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Gen. James F. Amos, Commandant of the Marine Corps, speaks during the Beirut Memorial Observance Ceremony at the Lejeune Memorial Gardens in Jacksonville, N.C., Oct. 23. Amos laid the first of three wreathes during the ceremony at the memorial wall.

Photo by Cpl. Charlie Clark

Community gathers to commemorate 30th anniversary of Beirut bombing

23 Oct 2013 | Amy Binkley

Hundreds of veterans, military personnel and members of the community gathered to commemorate the anniversary of the Beirut barracks bombing during the Beirut Memorial Observance Ceremony hosted by the City of Jacksonville in cooperation with Marine Corps Installations East, Marine Corps Base Camp Lejeune and the Beirut Memorial Advisory Board at the Lejeune Memorial Gardens in Jacksonville, N.C., Oct. 23.

“We honor those who lost their lives in the name of peace,” said Abe Rosen, chairman of the Beirut Memorial Advisory Board. “Oct. 23, 1983, holds a special place in our community’s history and the history of the Marine Corps.”

Silence fell over the solemn crowd as Rosen called for a moment of quiet remembrance.

Though the tragedy shook the nation, it brought together the people of Onslow County and the service members of Camp Lejeune.

“I’m honored to renew the pledge that we as a city will never forget that day,” said Sammy Phillips, mayor of the City of Jacksonville. “We mourned the loss of life, grieved with the families and mourned together as one community, both civilian and military. We have and continue to offer our compassion, prayers and thoughts to the families of those who lost loved ones.”

Phillips announced the trees first planted along Lejeune Boulevard are in memory of the service members who died in Beirut and will continue to live on in the new Beirut Memorial Grove.

Brig. Gen. Robert F. Castellvi, MCIEAST and    Camp Lejeune commanding general, noted the tragedy became the bedrock between the military and the community that has continued to grow stronger each year.

“Together we grieve over tragic losses and continue to carry the torch of remembrance,” he remarked. “Oct. 23 is etched in our memories. There are hundreds of stories for every Marine, sailor and soldier that were lost that day. Thirty years later, we still grieve over the events, but as a community we are more unified than ever before.”

Retired Col. Tim Geraghty, commanding officer of the 24th Marine Amphibious Unit in Beirut, was welcomed to the stage with resounding applause from the crowd.

“Today we gather to remember those who paid the ultimate sacrifice,” said Geraghty. “It will be some time before the last chapter of this story is written. I recall the heartfelt support the city of Jacksonville provided without hesitation. A special bond was established and is more vibrant than ever.”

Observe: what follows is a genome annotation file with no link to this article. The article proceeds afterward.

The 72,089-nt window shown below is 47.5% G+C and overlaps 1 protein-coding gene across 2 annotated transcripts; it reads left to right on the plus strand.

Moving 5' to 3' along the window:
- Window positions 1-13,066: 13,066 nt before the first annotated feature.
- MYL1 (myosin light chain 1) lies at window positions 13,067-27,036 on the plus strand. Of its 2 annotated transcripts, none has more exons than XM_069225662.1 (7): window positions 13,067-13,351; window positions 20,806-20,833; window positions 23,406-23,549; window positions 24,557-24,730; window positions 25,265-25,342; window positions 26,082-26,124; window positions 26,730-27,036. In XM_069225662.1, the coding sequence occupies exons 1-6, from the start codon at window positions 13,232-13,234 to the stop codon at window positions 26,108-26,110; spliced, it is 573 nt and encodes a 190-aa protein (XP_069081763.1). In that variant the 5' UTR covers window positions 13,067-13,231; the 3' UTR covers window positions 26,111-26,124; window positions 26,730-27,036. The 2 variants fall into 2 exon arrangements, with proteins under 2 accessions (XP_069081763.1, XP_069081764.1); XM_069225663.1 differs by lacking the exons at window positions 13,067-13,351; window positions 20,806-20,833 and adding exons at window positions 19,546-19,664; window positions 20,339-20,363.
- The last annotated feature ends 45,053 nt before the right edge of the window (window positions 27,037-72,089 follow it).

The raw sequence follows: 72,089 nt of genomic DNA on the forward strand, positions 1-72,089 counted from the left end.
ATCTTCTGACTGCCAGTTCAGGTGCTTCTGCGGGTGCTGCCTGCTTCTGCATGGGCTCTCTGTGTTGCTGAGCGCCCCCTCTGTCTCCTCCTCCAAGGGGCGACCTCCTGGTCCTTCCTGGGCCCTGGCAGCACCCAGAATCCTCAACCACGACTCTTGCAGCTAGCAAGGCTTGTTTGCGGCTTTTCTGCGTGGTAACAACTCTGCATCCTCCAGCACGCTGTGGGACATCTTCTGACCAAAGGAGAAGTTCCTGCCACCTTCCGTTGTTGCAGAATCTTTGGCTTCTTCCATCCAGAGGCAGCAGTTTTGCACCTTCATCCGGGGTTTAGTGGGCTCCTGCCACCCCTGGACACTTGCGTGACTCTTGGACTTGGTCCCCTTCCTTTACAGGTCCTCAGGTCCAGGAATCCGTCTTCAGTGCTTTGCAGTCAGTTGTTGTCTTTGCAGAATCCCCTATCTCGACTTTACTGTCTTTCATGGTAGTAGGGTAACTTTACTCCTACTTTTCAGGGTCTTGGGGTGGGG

The 2nd Marine Division Band followed Geraghty’s address with the original score, “Freedom’s Holy Breath,” written by retired Chief Warrant Officer 2 Forest Brown specifically for the observance.

Gen. James F. Amos, 35th commandant of the Marine Corps, stood before the hundreds of guests to acknowledge the families of the fallen service members and the importance of honoring the 30th anniversary of the events in Beirut.

“I have no expectations that this morning’s remembrance is any less painful in 2013 than it was in 1983,” he said. “This is a heavy-hearted day for the nation and its corps of Marines.”

He explained the history and events leading up to the attacks and the fight against terrorism that continues today.

“On a morning much like today, terror struck,” Amos said. “Two hundred and forty-one Marines, sailors and soldiers volunteered to make a difference and serve their country. We honor each of them.”

He noted how the world we live in changed forever the morning of Oct. 23, 1983.

“Across the globe, when extremists tested our resolve as a nation, the men who fell thirty years ago would be proud to know we’ve never backed down, and we never will,” Amos said. “The character and courage of the Marines has never wavered. They are as ready as ever to answer the clarion’s call.”

Finally, retired Gen. Alfred M. Gray Jr., 29th commandant of the Marine Corps, took the stage to speak to the crowd, much like he did three decades ago when he made the announcement of what happened in Beirut.

“The warriors did not die in vain, and we must remember that,” he said. “The legacy lives on.”

Amos and Gray joined military and civilian leaders in a wreath laying ceremony in front of the memorial while the 8th Marine Regiment fired the rifle salute.

As the lone bugler played the final farewell for the fallen service members, those in attendance vowed to continue forward with the mission to always remember the sacrifice of the men who came in peace.

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